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Ape and Essence by Aldous Huxley

Ape and Essence (original 1948; edition 2008)

by Aldous Huxley

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917109,569 (3.44)24
Title:Ape and Essence
Authors:Aldous Huxley
Info:Vintage Classics (2008), Paperback, 176 pages
Collections:Your library

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Ape and Essence by Aldous Huxley (1948)



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Ape and essence by Aldous Huxley is a bit difficult to get into, but once into the story, this short novel is both interesting and engaging. The narrative structure of the book is unusual, resembling a film script. The beginning of the book consists of a science-fiction account of history, referring to various historical event as they could have happened. The film script, written by a genius, by accident escapes destruction, and is, hence, available to being read.

The scripts describes a story in which most of the civilized world has been destroyed in an atomic war, except New Zealand. An expedition from New Zealand reaches the coast of California, to make contact, and investigate the situation in the United States. Having landed, the expedition members are captured, and the leading scientist is brought before the leader of the community. In various exchanges, it becomes clear what has happened, how history in the US developed after the war and various anthropological details of American society of that time are revealed.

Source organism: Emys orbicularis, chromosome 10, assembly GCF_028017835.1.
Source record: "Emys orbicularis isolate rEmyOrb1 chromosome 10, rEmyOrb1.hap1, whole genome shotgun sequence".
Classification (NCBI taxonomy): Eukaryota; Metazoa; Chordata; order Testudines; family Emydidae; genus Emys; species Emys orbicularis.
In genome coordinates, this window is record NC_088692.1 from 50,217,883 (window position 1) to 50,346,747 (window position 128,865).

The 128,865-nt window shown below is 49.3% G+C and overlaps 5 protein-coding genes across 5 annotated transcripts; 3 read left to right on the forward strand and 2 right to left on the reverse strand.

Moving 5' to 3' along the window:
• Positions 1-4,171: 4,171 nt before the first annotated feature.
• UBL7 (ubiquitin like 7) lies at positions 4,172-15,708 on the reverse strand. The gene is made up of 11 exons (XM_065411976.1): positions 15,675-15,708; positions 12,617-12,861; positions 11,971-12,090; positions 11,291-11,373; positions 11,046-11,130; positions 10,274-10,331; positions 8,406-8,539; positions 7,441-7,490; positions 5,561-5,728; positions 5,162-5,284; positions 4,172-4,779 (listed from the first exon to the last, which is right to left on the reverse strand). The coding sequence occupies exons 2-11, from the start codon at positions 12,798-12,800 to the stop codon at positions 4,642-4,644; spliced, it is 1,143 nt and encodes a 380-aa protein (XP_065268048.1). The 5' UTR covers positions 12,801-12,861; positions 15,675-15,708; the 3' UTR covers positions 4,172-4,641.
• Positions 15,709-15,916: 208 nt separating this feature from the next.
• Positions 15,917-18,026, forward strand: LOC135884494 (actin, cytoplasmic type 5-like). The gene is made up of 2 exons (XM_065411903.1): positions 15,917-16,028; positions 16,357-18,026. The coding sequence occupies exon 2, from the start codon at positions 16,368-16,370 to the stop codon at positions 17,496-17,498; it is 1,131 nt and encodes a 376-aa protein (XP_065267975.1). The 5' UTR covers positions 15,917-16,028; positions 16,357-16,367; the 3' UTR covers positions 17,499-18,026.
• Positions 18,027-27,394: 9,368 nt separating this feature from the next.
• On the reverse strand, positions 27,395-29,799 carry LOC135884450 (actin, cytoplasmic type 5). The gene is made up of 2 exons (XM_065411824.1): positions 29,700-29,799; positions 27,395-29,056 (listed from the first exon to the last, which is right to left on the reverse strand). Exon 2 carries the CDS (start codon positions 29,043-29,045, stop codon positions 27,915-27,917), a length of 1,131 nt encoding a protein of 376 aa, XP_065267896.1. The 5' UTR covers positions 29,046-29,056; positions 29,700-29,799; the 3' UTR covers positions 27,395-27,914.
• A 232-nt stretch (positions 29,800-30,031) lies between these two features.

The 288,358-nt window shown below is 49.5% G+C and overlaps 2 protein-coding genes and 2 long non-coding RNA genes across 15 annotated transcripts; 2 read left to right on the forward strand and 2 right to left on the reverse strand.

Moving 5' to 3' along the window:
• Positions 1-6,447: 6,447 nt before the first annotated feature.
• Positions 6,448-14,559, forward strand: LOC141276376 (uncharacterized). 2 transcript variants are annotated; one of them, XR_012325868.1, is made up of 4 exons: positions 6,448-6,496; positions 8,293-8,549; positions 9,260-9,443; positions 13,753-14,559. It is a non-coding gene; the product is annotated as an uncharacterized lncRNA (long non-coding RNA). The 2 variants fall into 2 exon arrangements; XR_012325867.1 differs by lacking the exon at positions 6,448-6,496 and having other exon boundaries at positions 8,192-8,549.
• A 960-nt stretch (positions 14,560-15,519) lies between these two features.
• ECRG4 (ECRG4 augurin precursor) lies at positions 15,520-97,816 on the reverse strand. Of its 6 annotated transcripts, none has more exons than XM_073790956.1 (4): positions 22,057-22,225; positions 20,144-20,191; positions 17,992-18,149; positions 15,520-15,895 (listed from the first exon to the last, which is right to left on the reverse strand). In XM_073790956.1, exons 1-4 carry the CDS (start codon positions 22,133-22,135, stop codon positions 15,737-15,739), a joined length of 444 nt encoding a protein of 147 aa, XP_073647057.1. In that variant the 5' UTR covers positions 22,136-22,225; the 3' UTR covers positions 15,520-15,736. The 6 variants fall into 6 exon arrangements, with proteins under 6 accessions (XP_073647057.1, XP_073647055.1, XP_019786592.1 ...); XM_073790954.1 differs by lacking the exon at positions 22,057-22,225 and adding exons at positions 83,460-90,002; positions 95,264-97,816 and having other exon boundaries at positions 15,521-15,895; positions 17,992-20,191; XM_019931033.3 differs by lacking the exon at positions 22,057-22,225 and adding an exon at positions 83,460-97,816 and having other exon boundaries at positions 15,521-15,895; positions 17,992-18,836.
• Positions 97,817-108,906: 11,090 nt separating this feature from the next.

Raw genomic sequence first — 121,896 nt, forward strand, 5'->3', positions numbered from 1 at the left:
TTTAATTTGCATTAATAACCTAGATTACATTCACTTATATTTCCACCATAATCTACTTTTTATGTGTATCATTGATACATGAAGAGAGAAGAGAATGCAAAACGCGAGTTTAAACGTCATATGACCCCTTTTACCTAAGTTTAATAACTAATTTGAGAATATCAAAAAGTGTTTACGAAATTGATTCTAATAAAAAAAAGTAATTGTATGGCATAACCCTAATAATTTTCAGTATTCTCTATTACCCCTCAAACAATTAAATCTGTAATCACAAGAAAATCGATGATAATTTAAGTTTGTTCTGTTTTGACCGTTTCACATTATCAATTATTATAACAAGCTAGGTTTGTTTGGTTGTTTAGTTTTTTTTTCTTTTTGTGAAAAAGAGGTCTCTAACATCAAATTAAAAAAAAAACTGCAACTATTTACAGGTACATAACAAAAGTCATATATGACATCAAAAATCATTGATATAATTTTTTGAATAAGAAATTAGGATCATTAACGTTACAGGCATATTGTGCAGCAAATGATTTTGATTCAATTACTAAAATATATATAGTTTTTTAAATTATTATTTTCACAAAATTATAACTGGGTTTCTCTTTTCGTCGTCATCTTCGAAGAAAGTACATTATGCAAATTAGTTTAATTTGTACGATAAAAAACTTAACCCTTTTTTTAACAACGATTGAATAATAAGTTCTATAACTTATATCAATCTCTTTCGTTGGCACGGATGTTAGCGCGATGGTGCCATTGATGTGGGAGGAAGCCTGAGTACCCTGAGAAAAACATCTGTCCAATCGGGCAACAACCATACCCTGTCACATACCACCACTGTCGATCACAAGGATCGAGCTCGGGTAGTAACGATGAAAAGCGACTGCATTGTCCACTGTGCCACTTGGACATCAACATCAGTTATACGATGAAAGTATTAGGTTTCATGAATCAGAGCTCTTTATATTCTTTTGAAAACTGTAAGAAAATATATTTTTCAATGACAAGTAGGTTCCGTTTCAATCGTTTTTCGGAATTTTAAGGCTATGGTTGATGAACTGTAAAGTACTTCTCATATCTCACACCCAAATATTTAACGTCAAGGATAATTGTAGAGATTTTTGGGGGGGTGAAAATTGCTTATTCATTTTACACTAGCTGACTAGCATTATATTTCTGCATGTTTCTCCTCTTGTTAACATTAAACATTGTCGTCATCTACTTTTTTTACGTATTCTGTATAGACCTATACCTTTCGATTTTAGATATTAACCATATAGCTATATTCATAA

Ape and essence is a dystopian novel, describing a lapse from civilized society into a barbarous state. While this type of story is now very common, and many films and novels are based on a similar premise, often elaborated along very similar lines, Huxley's Ape and essence is probably the classic that gave rise this this type of genre. The description is more anthropological than contemporary dystopian novels which focus more on horror. Huxley's novel is probably a bit too vanilla for lovers of the genre, and the convoluted beginning of the novel forms an additional barrier. Nonetheless, to lovers of science-fiction, Ape and essence is probably an essential read. ( )
1 vote edwinbcn | Oct 21, 2015 |
A bizarre and unique dystopia set after the WWIII when the mutant remains of mankind (?) are living in a strange, sick society worshipping Belial the Evil... ( )
  TheCrow2 | Apr 28, 2013 |
The book starts out at a Hollywood studio where a dumptruck bearing rejected movie scripts is headed to the incenerator. One falls out and the author and his friend scoop it up and start to read it. Intrigued they go in search of the author who has since died. The book is a script and it is strange, fascinating, and comical. It was written around the time when the arms race was heating up and the threat of atomic annhilation was (and still is in some respects) all too real.This is but one example of Huxley's expansive imagination. ( )
  apc251 | May 10, 2012 |
Somewhat interesting and written in Huxley's recognizable style, yet too ham-fisted in making its point. Amusing story if nothing else. ( )
  deathjoy | Mar 28, 2012 |